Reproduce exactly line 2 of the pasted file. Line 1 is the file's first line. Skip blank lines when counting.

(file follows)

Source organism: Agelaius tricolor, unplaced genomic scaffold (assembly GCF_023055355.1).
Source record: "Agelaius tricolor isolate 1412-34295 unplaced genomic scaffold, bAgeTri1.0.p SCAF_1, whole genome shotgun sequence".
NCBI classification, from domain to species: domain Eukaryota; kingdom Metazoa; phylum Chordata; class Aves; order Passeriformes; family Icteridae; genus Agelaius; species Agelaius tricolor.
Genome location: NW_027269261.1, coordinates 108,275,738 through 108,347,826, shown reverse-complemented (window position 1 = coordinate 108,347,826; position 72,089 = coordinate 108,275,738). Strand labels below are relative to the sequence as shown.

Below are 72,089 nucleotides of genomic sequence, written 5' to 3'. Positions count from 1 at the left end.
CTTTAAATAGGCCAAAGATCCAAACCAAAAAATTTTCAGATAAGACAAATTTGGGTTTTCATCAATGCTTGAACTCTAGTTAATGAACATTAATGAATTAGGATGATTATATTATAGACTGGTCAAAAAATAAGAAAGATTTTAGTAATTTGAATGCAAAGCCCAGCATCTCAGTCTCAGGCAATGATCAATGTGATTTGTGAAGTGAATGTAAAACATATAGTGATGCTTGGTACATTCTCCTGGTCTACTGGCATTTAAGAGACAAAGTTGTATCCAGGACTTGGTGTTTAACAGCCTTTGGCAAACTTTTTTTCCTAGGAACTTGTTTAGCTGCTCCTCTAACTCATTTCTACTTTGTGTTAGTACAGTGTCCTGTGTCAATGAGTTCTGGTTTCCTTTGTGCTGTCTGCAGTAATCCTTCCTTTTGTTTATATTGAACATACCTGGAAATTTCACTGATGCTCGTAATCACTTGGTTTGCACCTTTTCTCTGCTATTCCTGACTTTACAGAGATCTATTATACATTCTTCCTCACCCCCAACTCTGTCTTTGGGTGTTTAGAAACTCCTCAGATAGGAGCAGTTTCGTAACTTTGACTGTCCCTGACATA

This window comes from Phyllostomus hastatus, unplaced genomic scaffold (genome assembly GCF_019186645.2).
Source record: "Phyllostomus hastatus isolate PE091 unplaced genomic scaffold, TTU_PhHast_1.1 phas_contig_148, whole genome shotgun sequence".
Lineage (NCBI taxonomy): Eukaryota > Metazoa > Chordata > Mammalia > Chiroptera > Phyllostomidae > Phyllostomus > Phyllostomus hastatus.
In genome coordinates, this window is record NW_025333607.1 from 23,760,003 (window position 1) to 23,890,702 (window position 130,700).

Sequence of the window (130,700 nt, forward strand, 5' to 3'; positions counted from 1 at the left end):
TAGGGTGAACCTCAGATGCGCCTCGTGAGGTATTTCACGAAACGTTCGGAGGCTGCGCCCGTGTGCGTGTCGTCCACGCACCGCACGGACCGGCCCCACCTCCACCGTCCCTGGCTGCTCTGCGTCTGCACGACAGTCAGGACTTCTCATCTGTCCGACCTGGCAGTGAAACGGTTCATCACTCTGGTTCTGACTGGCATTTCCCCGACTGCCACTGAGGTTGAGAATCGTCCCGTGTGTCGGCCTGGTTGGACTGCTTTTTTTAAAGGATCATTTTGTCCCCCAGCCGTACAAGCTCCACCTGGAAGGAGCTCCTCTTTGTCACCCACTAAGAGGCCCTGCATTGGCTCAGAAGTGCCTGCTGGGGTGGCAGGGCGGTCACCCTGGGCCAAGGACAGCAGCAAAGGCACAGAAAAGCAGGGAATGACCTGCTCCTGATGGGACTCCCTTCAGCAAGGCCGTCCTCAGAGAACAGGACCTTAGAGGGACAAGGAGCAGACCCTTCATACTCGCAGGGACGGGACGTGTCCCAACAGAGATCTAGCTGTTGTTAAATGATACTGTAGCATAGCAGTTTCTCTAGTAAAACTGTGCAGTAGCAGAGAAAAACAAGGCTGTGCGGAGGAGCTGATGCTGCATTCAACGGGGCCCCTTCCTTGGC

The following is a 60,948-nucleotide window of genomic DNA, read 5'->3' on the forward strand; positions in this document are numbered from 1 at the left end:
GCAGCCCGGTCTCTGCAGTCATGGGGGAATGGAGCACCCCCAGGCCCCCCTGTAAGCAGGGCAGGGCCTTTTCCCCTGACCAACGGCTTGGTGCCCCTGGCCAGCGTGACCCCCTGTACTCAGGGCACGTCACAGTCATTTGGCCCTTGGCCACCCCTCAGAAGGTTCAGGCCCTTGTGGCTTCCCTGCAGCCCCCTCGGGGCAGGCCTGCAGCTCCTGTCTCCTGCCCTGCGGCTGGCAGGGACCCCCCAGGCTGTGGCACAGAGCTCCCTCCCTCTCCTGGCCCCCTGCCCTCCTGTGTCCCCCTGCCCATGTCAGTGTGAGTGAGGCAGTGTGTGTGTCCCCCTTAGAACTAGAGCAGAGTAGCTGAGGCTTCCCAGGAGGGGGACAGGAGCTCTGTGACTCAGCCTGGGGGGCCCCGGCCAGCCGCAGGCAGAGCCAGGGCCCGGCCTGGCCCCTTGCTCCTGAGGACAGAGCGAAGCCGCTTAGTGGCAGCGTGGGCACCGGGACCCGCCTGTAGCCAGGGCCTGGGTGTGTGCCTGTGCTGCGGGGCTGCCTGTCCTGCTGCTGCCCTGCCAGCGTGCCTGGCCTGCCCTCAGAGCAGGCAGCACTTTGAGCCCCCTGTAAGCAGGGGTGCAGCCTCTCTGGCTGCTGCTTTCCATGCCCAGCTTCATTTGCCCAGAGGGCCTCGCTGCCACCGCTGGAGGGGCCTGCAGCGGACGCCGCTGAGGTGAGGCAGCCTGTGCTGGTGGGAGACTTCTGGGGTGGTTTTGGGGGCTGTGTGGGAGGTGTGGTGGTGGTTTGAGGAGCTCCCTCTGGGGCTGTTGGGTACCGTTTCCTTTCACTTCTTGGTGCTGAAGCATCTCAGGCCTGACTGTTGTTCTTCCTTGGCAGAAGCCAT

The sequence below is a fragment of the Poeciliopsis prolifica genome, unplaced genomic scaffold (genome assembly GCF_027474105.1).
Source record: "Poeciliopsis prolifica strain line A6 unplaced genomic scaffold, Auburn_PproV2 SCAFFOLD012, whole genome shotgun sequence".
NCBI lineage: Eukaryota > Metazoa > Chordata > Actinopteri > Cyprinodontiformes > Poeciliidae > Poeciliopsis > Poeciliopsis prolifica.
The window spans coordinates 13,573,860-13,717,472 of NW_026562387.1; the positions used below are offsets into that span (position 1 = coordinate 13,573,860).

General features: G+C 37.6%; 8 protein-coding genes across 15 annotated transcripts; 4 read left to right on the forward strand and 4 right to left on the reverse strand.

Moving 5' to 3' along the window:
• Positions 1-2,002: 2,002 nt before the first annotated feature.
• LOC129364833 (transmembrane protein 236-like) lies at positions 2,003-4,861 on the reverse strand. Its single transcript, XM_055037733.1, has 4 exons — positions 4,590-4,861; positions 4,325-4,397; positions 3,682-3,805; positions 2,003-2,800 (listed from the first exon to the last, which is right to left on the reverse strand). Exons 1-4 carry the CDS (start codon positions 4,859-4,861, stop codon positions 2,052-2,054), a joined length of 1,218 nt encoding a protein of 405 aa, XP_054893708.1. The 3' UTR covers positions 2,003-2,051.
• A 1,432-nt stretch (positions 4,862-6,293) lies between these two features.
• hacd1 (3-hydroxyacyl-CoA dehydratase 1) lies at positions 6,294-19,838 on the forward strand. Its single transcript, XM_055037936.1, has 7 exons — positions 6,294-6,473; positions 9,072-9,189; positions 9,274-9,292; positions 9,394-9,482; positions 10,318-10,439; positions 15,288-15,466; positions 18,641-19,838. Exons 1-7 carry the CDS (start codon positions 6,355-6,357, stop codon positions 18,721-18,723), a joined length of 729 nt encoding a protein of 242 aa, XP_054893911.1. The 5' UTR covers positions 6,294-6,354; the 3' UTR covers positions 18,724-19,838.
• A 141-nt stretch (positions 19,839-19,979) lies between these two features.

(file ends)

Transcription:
Source record: "Agelaius tricolor isolate 1412-34295 unplaced genomic scaffold, bAgeTri1.0.p SCAF_1, whole genome shotgun sequence".